Wednesday, May 02, 2012

You Have Seven Messages, by Stewart Lewis

After Luna's mother died, Luna didn't really grieve over her.  Now, a year later, she decides to visit her mother's studio, where she discovers her mother's cell phone...with seven messages on it.  Curious, she starts to listen to the messages and, through them, finds that there is a lot more to her mother's death (and life) than she previously realized. On the side, she also has to deal with her father dating again, the attentions of a boy next door, and her own burgeoning talent for photography.

For a book that could have been so much about internal transformation, this story is awfully cluttered with external (and frequently over-the-top) events.  The fact that she is rich and that her father is famous was distracting enough.  Once we start name-dropping Drew Barrymore and Orlando Bloom, it all got to be a bit too much. And, as we jetted off to Tuscany and took an unsupervised train to Paris, I realized that we were in teen fantasy land.  The story was no longer about growing up, it was about having fun fun fun.  I get that it's great to fantasize, but did we have to go so far off the deep end?  How much sympathy can we really have for the poor little rich girl?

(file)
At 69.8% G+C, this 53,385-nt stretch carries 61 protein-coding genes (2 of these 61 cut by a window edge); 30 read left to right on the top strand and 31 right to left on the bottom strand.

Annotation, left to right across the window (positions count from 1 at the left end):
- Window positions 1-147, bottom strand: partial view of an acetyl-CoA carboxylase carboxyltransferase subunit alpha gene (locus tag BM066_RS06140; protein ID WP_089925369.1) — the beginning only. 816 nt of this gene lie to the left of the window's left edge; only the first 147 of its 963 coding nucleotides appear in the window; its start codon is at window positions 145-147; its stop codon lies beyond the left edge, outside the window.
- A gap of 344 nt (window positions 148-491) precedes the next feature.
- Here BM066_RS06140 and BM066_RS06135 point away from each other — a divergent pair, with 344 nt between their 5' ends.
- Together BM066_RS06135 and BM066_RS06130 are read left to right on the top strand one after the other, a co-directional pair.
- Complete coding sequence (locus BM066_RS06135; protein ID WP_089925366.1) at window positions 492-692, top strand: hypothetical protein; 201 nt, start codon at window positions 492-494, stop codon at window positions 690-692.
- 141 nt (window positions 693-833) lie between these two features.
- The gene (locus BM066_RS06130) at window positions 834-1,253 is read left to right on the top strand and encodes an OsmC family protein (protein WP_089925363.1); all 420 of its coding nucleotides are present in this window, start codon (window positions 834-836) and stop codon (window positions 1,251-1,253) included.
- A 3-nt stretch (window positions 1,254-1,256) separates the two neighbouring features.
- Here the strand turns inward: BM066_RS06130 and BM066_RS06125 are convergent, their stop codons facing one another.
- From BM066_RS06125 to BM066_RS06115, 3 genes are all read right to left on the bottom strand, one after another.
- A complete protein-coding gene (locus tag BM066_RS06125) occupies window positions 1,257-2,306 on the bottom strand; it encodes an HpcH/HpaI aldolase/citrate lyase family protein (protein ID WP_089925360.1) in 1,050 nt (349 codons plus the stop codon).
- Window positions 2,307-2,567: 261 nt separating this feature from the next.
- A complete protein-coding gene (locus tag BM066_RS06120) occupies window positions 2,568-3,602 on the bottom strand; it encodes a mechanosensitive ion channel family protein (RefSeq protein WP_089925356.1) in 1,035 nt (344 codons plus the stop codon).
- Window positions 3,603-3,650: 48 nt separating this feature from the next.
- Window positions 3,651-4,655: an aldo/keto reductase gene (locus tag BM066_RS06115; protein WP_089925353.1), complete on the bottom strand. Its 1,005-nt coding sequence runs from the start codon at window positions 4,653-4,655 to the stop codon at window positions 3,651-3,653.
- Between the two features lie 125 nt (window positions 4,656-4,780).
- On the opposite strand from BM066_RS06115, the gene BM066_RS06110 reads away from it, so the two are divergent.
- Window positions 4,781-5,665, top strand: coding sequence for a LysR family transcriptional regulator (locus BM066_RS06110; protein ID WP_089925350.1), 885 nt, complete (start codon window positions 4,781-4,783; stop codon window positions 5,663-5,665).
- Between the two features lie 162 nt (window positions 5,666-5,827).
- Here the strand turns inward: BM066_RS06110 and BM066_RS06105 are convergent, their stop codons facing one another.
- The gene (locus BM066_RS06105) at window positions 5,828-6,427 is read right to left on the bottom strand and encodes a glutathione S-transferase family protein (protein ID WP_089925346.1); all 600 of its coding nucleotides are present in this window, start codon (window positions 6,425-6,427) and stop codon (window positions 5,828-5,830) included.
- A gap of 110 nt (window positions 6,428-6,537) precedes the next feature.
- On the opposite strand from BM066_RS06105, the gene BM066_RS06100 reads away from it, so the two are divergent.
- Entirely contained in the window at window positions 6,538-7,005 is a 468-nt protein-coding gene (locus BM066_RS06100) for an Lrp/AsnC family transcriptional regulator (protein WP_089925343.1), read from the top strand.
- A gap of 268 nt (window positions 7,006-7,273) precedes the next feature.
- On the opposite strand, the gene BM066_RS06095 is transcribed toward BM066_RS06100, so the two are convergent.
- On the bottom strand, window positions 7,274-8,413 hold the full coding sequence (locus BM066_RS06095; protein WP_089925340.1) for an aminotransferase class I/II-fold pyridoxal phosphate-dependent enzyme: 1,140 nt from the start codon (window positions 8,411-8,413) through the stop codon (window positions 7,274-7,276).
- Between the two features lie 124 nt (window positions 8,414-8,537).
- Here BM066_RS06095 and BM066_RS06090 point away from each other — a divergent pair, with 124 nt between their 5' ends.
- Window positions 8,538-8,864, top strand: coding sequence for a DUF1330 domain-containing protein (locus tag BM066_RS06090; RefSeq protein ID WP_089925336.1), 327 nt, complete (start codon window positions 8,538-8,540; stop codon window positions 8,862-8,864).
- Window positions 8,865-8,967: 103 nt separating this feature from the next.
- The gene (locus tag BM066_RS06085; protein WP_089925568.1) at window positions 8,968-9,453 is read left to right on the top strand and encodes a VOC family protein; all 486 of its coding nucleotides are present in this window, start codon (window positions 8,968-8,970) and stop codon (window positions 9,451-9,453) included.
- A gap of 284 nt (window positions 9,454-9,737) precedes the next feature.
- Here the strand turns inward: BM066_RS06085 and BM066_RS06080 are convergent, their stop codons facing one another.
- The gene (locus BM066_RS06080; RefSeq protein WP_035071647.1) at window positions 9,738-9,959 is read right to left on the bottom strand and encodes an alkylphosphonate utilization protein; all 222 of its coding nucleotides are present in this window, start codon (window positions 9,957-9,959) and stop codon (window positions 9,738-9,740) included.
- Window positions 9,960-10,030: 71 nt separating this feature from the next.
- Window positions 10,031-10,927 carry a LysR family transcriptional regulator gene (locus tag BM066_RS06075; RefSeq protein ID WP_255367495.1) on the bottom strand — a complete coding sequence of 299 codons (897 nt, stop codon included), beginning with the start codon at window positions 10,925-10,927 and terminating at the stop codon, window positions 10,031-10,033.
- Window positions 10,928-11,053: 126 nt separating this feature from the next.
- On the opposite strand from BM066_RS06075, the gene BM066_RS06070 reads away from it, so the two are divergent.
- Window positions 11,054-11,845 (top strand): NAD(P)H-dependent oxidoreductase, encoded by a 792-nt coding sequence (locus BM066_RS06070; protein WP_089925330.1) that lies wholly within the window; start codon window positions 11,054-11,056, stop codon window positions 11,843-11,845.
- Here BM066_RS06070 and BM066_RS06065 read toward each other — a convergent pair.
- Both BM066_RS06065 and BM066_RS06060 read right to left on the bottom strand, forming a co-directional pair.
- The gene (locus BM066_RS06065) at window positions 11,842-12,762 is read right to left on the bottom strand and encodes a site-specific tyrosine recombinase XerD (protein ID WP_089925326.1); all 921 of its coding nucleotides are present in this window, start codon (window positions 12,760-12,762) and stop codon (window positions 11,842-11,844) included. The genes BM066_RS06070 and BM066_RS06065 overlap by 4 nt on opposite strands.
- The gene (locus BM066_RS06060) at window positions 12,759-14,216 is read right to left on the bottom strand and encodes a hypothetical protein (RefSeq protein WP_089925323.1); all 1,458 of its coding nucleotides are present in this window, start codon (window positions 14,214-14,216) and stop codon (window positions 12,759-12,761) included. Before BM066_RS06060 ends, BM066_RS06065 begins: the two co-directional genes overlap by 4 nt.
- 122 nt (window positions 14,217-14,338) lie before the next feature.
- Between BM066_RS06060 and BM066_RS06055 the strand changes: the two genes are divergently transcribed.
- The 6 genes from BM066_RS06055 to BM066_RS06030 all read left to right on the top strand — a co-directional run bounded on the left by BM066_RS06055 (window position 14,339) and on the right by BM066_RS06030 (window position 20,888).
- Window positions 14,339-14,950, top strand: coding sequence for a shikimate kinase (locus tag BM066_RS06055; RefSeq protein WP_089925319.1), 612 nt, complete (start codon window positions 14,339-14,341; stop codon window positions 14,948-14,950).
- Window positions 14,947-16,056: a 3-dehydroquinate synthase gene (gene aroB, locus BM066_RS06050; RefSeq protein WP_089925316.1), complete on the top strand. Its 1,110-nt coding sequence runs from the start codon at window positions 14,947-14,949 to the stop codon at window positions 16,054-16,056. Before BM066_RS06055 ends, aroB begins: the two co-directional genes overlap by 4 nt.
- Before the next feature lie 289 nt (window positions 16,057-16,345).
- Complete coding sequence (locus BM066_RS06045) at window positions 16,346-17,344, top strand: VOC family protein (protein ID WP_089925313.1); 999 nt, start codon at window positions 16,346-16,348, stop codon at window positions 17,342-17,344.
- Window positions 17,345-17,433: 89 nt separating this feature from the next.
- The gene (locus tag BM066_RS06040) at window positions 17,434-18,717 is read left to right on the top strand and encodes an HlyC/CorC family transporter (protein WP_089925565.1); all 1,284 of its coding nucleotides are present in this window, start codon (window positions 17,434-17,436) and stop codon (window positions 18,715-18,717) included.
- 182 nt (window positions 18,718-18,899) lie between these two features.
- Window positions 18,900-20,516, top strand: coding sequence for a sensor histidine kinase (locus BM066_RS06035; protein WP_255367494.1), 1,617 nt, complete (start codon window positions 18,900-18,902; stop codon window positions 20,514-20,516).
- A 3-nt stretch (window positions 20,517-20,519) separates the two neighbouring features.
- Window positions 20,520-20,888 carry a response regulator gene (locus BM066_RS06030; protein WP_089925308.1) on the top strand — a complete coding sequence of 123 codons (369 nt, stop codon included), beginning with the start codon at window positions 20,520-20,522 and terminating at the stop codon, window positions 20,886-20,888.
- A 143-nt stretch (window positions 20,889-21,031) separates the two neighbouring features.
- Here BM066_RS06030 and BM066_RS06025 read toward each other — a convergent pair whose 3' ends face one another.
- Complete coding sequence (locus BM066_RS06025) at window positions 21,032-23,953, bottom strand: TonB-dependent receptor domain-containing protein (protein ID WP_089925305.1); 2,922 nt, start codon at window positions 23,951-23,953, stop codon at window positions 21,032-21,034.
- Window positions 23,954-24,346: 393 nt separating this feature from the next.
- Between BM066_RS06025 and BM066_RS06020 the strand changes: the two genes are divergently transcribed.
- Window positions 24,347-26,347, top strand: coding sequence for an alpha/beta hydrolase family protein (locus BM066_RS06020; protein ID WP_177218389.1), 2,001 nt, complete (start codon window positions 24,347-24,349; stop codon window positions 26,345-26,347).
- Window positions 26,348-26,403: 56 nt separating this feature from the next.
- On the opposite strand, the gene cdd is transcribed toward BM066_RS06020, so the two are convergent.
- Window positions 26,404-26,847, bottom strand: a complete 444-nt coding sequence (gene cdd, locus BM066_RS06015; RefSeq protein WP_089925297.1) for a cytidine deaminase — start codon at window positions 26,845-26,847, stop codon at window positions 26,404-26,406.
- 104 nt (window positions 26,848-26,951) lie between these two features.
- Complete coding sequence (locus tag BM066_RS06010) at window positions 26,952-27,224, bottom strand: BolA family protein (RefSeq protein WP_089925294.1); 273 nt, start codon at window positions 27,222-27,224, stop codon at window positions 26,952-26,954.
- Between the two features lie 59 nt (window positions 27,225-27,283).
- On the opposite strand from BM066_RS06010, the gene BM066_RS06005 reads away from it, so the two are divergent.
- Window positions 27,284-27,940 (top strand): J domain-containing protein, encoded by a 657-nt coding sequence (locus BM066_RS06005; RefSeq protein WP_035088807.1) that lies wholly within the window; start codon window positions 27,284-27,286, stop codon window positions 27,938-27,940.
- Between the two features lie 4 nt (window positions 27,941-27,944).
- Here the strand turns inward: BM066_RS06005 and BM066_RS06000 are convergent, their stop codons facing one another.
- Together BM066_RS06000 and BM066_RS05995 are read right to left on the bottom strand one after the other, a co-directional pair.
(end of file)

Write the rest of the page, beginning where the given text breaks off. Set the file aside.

Story inconsistencies pop up as well (how does a phone carried at the moment that Mom is struck by a car magically end up back at her studio?) and Luna herself is jarringly inauthentic (wiser than her years would ever be, with the subsequent lack of room for growth).  The end result is entertaining fluff that is fun to read.

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